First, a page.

Moving to Sweden – What to Bring
Moving to Sweden – The Swedish Language
Moving to Sweden – Finding a Place to Live
Moving to Sweden – The Metric System and You
Moving to Sweden – Getting a Cell Phone
Moving to Sweden – Getting from the Airport to Stockholm City
Moving to Sweden – The Weather
Moving to Sweden – Swedish Citizenship Test
Moving to Sweden – Public Holidays
Moving to Sweden – Finding a Job
Moving to Sweden – Culture Shock: It's the Little Things
Moving to Sweden – Cost of Living
Moving to Sweden – The Laundry Room
Moving to Sweden – Marijuana
Moving to Sweden – Most Common Jobs and Salaries
Swedes have a reputation for being shy. And for the most part, from my experience, it is a reputation that is deserved. I’ve written it before, making friends in Sweden with Swedes, is not all that easy. It's an important thing to keep in mind when moving to Sweden.
Much of my personal experience comes from trying to work in Sweden. A non-student perspective if you will. Because, having been a student here before, I know that the student lifestyle is something very different. You are thrown into a group of other people, with similar interests, many of whom have also just moved to someplace new. People are looking for friendship. Or at least some of them are.
That being said, moving to Sweden on a whim with plans of working doesn’t exactly put you in a situation where you are surrounded by people. Surrounded by potential friends. And this is where it pays to have a bit of that American attitude in my opinion.
The openness. The willingness to strike up a conversation with people. It’s going to come in handy. And it’s something that took me quite a while to figure out. I am not a horribly outgoing person. I’ll blame the Swedishness in me. I suppose I might fall somewhere in between the shyness of the Swedes and the outgoingness of the Americans. Lagom if you will (see what I did there?).
Of course, that openness and willingness can still run into problems. I had a friend tell me soon after her move to Sweden that she thought Sweden was so cold. We were in the dead of winter and told her not to worry the sun was going to show up again soon. Turns out I am, in fact, an idiot and it wasn’t the weather she was talking about but the reaction of the Swedish people to her attempts at friendship, or even just human interaction. Despite these initial misgivings, she left Sweden with many more Swedish friends than she had before moving here.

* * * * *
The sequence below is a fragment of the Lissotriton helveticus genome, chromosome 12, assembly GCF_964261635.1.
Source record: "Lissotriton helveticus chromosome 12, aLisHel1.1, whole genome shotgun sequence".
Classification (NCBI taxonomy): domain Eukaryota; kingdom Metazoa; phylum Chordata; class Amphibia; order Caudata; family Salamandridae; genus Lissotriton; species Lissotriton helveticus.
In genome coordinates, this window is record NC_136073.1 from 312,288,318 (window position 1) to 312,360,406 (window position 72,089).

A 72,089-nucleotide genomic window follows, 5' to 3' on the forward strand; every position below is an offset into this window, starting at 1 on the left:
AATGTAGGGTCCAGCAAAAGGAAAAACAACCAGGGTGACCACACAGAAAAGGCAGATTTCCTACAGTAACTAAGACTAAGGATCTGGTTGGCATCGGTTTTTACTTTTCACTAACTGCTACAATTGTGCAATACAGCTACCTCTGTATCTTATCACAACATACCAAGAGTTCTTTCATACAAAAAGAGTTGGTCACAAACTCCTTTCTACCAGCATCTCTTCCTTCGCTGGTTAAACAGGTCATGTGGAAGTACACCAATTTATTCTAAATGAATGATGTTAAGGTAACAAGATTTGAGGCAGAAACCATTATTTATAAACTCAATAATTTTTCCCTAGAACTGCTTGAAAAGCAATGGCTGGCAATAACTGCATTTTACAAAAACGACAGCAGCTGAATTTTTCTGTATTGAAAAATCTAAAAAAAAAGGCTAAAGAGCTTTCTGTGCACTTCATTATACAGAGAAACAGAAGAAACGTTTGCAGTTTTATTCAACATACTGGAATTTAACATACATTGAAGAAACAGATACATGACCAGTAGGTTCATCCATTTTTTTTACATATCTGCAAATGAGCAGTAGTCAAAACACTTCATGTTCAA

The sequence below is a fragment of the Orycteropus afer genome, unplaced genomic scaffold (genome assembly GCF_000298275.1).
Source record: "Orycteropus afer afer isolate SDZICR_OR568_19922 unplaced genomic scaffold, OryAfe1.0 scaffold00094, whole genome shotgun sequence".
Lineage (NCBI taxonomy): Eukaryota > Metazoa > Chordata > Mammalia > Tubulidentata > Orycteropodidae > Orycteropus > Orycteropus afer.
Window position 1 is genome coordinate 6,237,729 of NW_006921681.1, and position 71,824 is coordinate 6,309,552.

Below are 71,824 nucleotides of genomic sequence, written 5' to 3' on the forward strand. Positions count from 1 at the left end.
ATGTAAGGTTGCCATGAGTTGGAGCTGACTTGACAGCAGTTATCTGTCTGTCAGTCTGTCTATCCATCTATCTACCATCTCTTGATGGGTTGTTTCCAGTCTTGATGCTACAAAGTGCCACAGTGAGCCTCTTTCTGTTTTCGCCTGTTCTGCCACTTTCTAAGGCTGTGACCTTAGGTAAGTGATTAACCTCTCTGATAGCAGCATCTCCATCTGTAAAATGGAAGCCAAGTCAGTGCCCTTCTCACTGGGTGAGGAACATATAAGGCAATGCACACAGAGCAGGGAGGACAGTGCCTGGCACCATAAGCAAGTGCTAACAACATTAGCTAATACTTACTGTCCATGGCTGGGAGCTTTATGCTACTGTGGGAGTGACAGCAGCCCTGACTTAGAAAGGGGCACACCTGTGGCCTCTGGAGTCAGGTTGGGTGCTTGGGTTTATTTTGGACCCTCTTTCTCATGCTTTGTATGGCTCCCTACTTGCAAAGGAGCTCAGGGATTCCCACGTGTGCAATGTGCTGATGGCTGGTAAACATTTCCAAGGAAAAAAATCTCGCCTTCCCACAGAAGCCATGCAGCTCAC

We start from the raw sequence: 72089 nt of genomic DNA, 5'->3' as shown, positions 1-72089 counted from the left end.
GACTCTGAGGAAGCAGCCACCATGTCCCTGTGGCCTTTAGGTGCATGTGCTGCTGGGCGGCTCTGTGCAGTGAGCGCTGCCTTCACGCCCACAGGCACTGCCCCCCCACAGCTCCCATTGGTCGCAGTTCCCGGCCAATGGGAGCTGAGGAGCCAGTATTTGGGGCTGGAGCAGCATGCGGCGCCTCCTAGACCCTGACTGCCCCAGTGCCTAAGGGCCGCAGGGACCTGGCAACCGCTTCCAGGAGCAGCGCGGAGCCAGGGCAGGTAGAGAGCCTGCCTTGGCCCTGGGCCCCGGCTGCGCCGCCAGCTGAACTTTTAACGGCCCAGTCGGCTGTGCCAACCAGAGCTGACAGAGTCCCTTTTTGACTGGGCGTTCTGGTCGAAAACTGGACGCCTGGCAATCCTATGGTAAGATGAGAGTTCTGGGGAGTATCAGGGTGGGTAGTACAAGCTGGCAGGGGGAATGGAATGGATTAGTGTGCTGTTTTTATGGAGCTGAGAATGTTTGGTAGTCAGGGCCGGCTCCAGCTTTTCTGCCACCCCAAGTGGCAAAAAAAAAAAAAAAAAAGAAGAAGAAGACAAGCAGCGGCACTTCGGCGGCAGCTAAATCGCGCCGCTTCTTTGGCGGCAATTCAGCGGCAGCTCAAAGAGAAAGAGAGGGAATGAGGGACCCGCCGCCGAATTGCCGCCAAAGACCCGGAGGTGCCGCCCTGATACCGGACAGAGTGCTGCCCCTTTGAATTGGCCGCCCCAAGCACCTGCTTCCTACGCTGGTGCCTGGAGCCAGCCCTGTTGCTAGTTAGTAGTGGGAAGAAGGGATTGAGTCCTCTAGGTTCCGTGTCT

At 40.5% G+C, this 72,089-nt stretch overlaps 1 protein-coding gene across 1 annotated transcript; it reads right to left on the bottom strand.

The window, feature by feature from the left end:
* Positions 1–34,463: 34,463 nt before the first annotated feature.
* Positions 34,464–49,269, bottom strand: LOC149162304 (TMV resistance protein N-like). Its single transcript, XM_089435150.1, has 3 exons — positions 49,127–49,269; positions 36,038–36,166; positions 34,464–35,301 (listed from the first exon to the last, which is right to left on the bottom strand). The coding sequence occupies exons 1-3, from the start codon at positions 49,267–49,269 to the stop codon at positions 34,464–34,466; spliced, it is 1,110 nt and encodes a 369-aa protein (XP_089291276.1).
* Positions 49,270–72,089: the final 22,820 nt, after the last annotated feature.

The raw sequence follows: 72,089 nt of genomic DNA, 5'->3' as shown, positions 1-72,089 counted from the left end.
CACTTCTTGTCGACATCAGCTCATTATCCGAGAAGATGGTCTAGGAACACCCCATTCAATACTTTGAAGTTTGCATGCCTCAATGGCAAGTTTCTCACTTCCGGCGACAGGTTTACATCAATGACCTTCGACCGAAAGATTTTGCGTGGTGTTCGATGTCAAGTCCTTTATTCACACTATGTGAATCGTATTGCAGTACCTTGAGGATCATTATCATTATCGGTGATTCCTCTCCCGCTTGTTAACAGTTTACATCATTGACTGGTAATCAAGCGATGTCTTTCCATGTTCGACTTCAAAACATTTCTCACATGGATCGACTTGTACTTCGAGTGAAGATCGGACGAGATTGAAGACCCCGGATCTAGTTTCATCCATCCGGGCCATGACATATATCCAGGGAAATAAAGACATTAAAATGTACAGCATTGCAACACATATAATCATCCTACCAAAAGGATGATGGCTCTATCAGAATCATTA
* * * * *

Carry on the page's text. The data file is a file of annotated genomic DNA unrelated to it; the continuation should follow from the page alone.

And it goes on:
Swedes are stereotypically shy (this does not include every Swede, but as a general rule, there is a kernel of truth). Keep in mind that bubbly attitude that Americans sometimes find endearing, Swedes might not. What an American sees as outgoing, a Swede might see as superficial. You’ll be expected to be honest and direct without being rude. You’ll be expected to respect their personal space without seeming distant. You’ll be expected to be capable of sitting quietly, saying very little, without feeling awkward. It’s a balancing act that takes a while to understand. One between embracing the culture you come from and the culture you find yourself in and somehow making the two work.
I am a big proponent of the shotgun approach. Firing away, you’ll eventually hit something. Like Dick Cheney. You might not find a best friend right away, but you’ll find people you enjoy grabbing a beer with. Going to the gym with. Having a fika with. So ask people out for drinks. People you live close to. People you work with. People you met through a friend’s friend’s friend. Eventually you’ll find those good friends that make the difference when trying to call a new place home.
Say yes to invitations. It might be awkward at times, but it forces you out of whatever shell you might find yourself in. Whether that shell is self-imposed or not. Early on in my move here I received an invitation to a colleagues house (who has since become a very good friend). I said yes. Of course. I was the new guy in his group of friends. Later, he told me he was surprised that I had said yes, because he had grown used to Swedish people reverting to that shy stereotype and not accepting the offer. Sometimes, no matter how much you want to fit in, it works well to break out of the Swedish mold and not fit in.
Even if you’re a non-student like me, there are opportunities to get into that student way of life. Take a class at the university. There are plenty of opportunities to grab a history class and find people who are just as nerdy as you are.
And of course, go online. There are plenty of organizations that cater to the ex-pat community. This might go against the idea of finding Swedish friends, but you’d be surprised. Many organizations (Rotary, Stockholm Meetup for example) are filled with Swedes who lived abroad and want to keep that international connection alive. Many of the ex-pats are married to Swedes, dating Swedes, in love with Swedes and offer a connection that way.
Once you’ve started to identify that special someone. Keep at it. Be the one that makes the move. Nothing wrong with pursuing the friendship. You might find yourself ignored once or twice, but who amongst us hasn’t?
In the end, I found it important to have a mix of friends. Not just Swedes. Not just expats. It was important to have an expat to bitch and moan to about moving to a new country and it was important to have a Swede to expose me to everything Sweden has to offer.
Moving to a new country is difficult enough as it is. There’s the cultural barrier. The language barrier. The new jobs. The new people. Finding friends is an important way to bridge those cultural divides.
And when all else fails. Just get them drunk.
Welcome to Sweden. And finding friends.
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